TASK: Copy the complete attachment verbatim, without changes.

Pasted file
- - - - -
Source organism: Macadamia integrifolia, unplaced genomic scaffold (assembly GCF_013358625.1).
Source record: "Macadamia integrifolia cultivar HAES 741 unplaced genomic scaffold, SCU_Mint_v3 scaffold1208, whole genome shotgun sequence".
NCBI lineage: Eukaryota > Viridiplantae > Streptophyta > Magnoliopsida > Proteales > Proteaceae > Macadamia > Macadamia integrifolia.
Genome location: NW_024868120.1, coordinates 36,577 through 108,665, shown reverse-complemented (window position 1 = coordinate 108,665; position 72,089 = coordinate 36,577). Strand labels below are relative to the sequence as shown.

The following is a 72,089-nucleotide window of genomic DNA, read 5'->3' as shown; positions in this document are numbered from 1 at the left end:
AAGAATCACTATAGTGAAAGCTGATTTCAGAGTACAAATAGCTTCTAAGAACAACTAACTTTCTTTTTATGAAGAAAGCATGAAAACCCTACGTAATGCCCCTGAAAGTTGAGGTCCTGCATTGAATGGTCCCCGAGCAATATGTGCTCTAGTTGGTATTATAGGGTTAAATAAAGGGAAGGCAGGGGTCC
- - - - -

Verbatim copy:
Source organism: Macadamia integrifolia, unplaced genomic scaffold (assembly GCF_013358625.1).
Source record: "Macadamia integrifolia cultivar HAES 741 unplaced genomic scaffold, SCU_Mint_v3 scaffold1208, whole genome shotgun sequence".
NCBI lineage: Eukaryota > Viridiplantae > Streptophyta > Magnoliopsida > Proteales > Proteaceae > Macadamia > Macadamia integrifolia.
Genome location: NW_024868120.1, coordinates 36,577 through 108,665, shown reverse-complemented (window position 1 = coordinate 108,665; position 72,089 = coordinate 36,577). Strand labels below are relative to the sequence as shown.

The following is a 72,089-nucleotide window of genomic DNA, read 5'->3' as shown; positions in this document are numbered from 1 at the left end:
AAGAATCACTATAGTGAAAGCTGATTTCAGAGTACAAATAGCTTCTAAGAACAACTAACTTTCTTTTTATGAAGAAAGCATGAAAACCCTACGTAATGCCCCTGAAAGTTGAGGTCCTGCATTGAATGGTCCCCGAGCAATATGTGCTCTAGTTGGTATTATAGGGTTAAATAAAGGGAAGGCAGGGGTCC